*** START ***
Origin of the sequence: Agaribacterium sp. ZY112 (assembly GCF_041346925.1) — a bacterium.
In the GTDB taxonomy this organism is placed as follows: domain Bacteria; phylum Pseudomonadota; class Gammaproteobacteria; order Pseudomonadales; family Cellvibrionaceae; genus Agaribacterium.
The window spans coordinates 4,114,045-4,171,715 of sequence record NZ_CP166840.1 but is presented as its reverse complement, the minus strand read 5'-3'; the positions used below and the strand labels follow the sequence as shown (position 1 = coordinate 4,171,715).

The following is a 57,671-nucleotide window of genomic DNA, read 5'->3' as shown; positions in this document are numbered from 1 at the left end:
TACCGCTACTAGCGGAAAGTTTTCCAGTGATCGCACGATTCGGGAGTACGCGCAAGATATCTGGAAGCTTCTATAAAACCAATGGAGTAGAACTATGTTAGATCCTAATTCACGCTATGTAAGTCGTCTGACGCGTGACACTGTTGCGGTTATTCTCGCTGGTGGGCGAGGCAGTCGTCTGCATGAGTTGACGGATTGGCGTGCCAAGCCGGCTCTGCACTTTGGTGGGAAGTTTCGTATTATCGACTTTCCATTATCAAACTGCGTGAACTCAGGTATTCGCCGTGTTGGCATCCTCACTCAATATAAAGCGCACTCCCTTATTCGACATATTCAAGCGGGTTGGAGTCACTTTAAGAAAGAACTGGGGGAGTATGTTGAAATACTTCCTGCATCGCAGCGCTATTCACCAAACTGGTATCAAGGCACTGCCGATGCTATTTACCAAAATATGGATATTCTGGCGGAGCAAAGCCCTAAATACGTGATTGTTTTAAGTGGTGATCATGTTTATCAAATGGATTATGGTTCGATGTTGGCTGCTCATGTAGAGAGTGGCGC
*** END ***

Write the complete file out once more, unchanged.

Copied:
Origin of the sequence: Agaribacterium sp. ZY112 (assembly GCF_041346925.1) — a bacterium.
In the GTDB taxonomy this organism is placed as follows: domain Bacteria; phylum Pseudomonadota; class Gammaproteobacteria; order Pseudomonadales; family Cellvibrionaceae; genus Agaribacterium.
The window spans coordinates 4,114,045-4,171,715 of sequence record NZ_CP166840.1 but is presented as its reverse complement, the minus strand read 5'-3'; the positions used below and the strand labels follow the sequence as shown (position 1 = coordinate 4,171,715).

The following is a 57,671-nucleotide window of genomic DNA, read 5'->3' as shown; positions in this document are numbered from 1 at the left end:
TACCGCTACTAGCGGAAAGTTTTCCAGTGATCGCACGATTCGGGAGTACGCGCAAGATATCTGGAAGCTTCTATAAAACCAATGGAGTAGAACTATGTTAGATCCTAATTCACGCTATGTAAGTCGTCTGACGCGTGACACTGTTGCGGTTATTCTCGCTGGTGGGCGAGGCAGTCGTCTGCATGAGTTGACGGATTGGCGTGCCAAGCCGGCTCTGCACTTTGGTGGGAAGTTTCGTATTATCGACTTTCCATTATCAAACTGCGTGAACTCAGGTATTCGCCGTGTTGGCATCCTCACTCAATATAAAGCGCACTCCCTTATTCGACATATTCAAGCGGGTTGGAGTCACTTTAAGAAAGAACTGGGGGAGTATGTTGAAATACTTCCTGCATCGCAGCGCTATTCACCAAACTGGTATCAAGGCACTGCCGATGCTATTTACCAAAATATGGATATTCTGGCGGAGCAAAGCCCTAAATACGTGATTGTTTTAAGTGGTGATCATGTTTATCAAATGGATTATGGTTCGATGTTGGCTGCTCATGTAGAGAGTGGCGC